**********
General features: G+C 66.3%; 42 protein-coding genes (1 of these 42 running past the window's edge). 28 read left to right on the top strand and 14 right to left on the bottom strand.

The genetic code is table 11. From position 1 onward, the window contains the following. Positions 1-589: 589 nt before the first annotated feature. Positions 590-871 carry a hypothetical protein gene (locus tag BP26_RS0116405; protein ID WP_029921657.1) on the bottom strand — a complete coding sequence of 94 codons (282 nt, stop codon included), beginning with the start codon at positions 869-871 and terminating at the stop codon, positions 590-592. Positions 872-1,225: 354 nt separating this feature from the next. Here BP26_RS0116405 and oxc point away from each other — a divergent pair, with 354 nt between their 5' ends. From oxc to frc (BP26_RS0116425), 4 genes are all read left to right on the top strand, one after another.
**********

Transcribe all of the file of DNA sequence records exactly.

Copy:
General features: G+C 66.3%; 42 protein-coding genes (1 of these 42 running past the window's edge). 28 read left to right on the top strand and 14 right to left on the bottom strand.

The genetic code is table 11. From position 1 onward, the window contains the following. Positions 1-589: 589 nt before the first annotated feature. Positions 590-871 carry a hypothetical protein gene (locus tag BP26_RS0116405; protein ID WP_029921657.1) on the bottom strand — a complete coding sequence of 94 codons (282 nt, stop codon included), beginning with the start codon at positions 869-871 and terminating at the stop codon, positions 590-592. Positions 872-1,225: 354 nt separating this feature from the next. Here BP26_RS0116405 and oxc point away from each other — a divergent pair, with 354 nt between their 5' ends. From oxc to frc (BP26_RS0116425), 4 genes are all read left to right on the top strand, one after another.